EQ - is a measure of your emotional intelligence, or your ability to use both your emotions and cognitive skills in your life. Emotional intelligence competencies include but are not limited to empathy, intuition, creativity, flexibility, resilience, coping, stress management, leadership, integrity, authenticity, intrapersonal skills and interpersonal skills.
IQ - a number used to express the apparent relative intelligence of a person that is the ratio multiplied by 100 of the mental age as reported on a standardized test to the chronological age. IQ is the measure of cognitive abilities, such as the ability to learn or understand or to deal with new situations; the skilled use of reason; the ability to apply knowledge to manipulate one's environment or to think abstractly as measured by objective criteria (as tests); mental acuteness; logic and analytical skills.
EQ gets you through life vs. IQ gets you through school
Appealing to reason and emotions to convince someone vs. Trying to convince someone by facts alone
Using your emotions as well as your cognitive abilities to function more effectively vs. Relying solely on your cognitive skills
Samuel had a high IQ. He could reason, was analytical and logical, and had a steel-trap focus on tasks. He learned new things quickly. However, he ignored how he was feeling and how others were feeling. If things didn't do the way he expected them to, he would lose his temper and lash out at others. He was unable to relate to people who weren't as smart as he was and lacked empathy. This limited his ability to be effective in team situations even though his IQ was very high.
Jose had a high EQ. He got along well with people, and managed his own emotions well. This made him highly effective in his work, even though there were others in the firm with higher IQs. Jose was able to consider the emotional component of interactions, using both his cognitive abilities and his understanding of emotions. He was able to influence and motivate people because he understood what mattered to them and was an excellent communicator. His authenticity and integrity made him a natural leader. He was flexible and creative when faced with a challenge, and resilient in the face of temporary defeats. He was well-liked and well-respected.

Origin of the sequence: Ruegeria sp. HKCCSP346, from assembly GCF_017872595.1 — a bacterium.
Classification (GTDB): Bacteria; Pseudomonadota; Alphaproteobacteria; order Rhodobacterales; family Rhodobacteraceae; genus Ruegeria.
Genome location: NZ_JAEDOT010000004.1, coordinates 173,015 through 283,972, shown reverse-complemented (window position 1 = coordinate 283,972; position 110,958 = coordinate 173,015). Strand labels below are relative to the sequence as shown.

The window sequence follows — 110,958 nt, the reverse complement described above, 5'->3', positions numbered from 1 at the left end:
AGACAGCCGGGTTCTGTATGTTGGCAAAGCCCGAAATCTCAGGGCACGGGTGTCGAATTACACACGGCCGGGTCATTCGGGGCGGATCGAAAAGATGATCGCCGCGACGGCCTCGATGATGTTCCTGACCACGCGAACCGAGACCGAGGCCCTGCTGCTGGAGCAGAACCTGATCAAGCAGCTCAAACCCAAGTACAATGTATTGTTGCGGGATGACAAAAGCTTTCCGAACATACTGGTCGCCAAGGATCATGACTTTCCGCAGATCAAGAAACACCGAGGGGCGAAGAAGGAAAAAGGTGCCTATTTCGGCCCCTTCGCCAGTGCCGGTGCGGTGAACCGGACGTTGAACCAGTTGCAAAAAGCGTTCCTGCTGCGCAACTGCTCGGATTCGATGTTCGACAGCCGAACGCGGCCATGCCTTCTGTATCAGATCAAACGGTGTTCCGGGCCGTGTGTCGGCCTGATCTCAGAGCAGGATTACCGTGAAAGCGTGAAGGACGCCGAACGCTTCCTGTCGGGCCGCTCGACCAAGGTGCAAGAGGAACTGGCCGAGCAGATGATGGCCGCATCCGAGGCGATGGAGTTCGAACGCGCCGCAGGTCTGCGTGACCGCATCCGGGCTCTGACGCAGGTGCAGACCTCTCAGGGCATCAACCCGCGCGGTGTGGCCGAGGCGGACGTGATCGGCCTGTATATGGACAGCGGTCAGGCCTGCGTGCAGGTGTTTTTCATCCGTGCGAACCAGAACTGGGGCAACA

Your EQ has more to do with your success and happiness in life than your IQ and emotional intelligence can be learned.
Knowing how and why vs. Knowing what
Knowing how to motivate each person vs. Treating everying as if they operated the same way which they don't
Managing emotions and using them for good results vs. Being at the mercy of emotions because you don't understand them or know how to work with them.
When you recognize the difference between EQ and IQ, you can work to develop your EQ. It can be learned but has often been neglected in our education both at home and at school.
© Susan Dunn, MA, The EQ Coach, http://www.susandunn.cc. Coaching, distance learning, and ebooks around emotional intelligence for your continued personal and professional development. I train and certify EQ coaches. Get in this field, dubbed "white hot" by the press, now, before it's crowded. Start tomorrow, no residence requirement. email@example.com for free ezine and more info.
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